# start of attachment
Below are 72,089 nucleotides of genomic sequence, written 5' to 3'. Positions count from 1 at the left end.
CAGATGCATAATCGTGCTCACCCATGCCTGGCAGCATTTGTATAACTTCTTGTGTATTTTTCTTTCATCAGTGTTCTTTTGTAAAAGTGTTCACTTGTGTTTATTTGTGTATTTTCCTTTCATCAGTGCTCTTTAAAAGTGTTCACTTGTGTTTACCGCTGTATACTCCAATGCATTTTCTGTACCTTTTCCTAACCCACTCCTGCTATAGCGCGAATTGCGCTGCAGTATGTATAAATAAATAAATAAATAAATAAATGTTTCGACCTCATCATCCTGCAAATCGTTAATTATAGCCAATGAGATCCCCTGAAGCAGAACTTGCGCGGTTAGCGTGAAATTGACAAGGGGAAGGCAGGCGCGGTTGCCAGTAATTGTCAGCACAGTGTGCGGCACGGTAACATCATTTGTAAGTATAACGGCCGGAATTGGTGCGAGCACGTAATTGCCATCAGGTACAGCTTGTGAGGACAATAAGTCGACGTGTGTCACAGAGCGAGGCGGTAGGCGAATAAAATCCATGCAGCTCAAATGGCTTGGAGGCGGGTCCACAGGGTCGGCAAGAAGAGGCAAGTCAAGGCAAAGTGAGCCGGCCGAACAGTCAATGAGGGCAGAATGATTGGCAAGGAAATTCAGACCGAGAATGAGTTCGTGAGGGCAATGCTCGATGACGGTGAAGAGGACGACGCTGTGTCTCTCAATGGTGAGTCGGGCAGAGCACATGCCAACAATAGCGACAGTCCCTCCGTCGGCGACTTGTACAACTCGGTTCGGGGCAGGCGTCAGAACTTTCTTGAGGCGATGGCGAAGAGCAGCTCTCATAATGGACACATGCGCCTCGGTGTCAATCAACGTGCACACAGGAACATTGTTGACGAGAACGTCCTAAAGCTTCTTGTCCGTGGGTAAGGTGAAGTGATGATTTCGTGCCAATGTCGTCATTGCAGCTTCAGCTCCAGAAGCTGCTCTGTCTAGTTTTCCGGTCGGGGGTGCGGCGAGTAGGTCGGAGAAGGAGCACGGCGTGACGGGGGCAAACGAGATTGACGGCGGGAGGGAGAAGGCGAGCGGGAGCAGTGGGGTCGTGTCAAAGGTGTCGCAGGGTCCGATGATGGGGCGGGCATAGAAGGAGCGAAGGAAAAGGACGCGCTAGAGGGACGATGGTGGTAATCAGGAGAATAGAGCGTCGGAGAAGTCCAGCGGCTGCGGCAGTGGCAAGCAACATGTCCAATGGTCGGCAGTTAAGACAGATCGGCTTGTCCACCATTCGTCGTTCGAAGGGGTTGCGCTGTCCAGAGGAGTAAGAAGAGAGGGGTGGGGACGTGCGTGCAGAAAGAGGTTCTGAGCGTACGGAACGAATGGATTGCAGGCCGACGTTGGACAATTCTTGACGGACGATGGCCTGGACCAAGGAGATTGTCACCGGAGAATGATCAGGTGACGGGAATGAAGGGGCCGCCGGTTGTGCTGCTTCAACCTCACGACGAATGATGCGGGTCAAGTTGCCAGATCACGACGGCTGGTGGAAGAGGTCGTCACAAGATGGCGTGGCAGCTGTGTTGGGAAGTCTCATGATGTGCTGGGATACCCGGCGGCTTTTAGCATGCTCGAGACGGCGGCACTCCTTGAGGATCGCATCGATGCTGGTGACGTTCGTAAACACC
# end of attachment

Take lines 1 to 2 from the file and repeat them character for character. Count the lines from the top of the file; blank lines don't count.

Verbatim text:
Below are 72,089 nucleotides of genomic sequence, written 5' to 3'. Positions count from 1 at the left end.
CAGATGCATAATCGTGCTCACCCATGCCTGGCAGCATTTGTATAACTTCTTGTGTATTTTTCTTTCATCAGTGTTCTTTTGTAAAAGTGTTCACTTGTGTTTATTTGTGTATTTTCCTTTCATCAGTGCTCTTTAAAAGTGTTCACTTGTGTTTACCGCTGTATACTCCAATGCATTTTCTGTACCTTTTCCTAACCCACTCCTGCTATAGCGCGAATTGCGCTGCAGTATGTATAAATAAATAAATAAATAAATAAATGTTTCGACCTCATCATCCTGCAAATCGTTAATTATAGCCAATGAGATCCCCTGAAGCAGAACTTGCGCGGTTAGCGTGAAATTGACAAGGGGAAGGCAGGCGCGGTTGCCAGTAATTGTCAGCACAGTGTGCGGCACGGTAACATCATTTGTAAGTATAACGGCCGGAATTGGTGCGAGCACGTAATTGCCATCAGGTACAGCTTGTGAGGACAATAAGTCGACGTGTGTCACAGAGCGAGGCGGTAGGCGAATAAAATCCATGCAGCTCAAATGGCTTGGAGGCGGGTCCACAGGGTCGGCAAGAAGAGGCAAGTCAAGGCAAAGTGAGCCGGCCGAACAGTCAATGAGGGCAGAATGATTGGCAAGGAAATTCAGACCGAGAATGAGTTCGTGAGGGCAATGCTCGATGACGGTGAAGAGGACGACGCTGTGTCTCTCAATGGTGAGTCGGGCAGAGCACATGCCAACAATAGCGACAGTCCCTCCGTCGGCGACTTGTACAACTCGGTTCGGGGCAGGCGTCAGAACTTTCTTGAGGCGATGGCGAAGAGCAGCTCTCATAATGGACACATGCGCCTCGGTGTCAATCAACGTGCACACAGGAACATTGTTGACGAGAACGTCCTAAAGCTTCTTGTCCGTGGGTAAGGTGAAGTGATGATTTCGTGCCAATGTCGTCATTGCAGCTTCAGCTCCAGAAGCTGCTCTGTCTAGTTTTCCGGTCGGGGGTGCGGCGAGTAGGTCGGAGAAGGAGCACGGCGTGACGGGGGCAAACGAGATTGACGGCGGGAGGGAGAAGGCGAGCGGGAGCAGTGGGGTCGTGTCAAAGGTGTCGCAGGGTCCGATGATGGGGCGGGCATAGAAGGAGCGAAGGAAAAGGACGCGCTAGAGGGACGATGGTGGTAATCAGGAGAATAGAGCGTCGGAGAAGTCCAGCGGCTGCGGCAGTGGCAAGCAACATGTCCAATGGTCGGCAGTTAAGACAGATCGGCTTGTCCACCATTCGTCGTTCGAAGGGGTTGCGCTGTCCAGAGGAGTAAGAAGAGAGGGGTGGGGACGTGCGTGCAGAAAGAGGTTCTGAGCGTACGGAACGAATGGATTGCAGGCCGACGTTGGACAATTCTTGACGGACGATGGCCTGGACCAAGGAGATTGTCACCGGAGAATGATCAGGTGACGGGAATGAAGGGGCCGCCGGTTGTGCTGCTTCAACCTCACGACGAATGATGCGGGTCAAGTTGCCAGATCACGACGGCTGGTGGAAGAGGTCGTCACAAGATGGCGTGGCAGCTGTGTTGGGAAGTCTCATGATGTGCTGGGATACCCGGCGGCTTTTAGCATGCTCGAGACGGCGGCACTCCTTGAGGATCGCATCGATGCTGGTGACGTTCGTAAACACC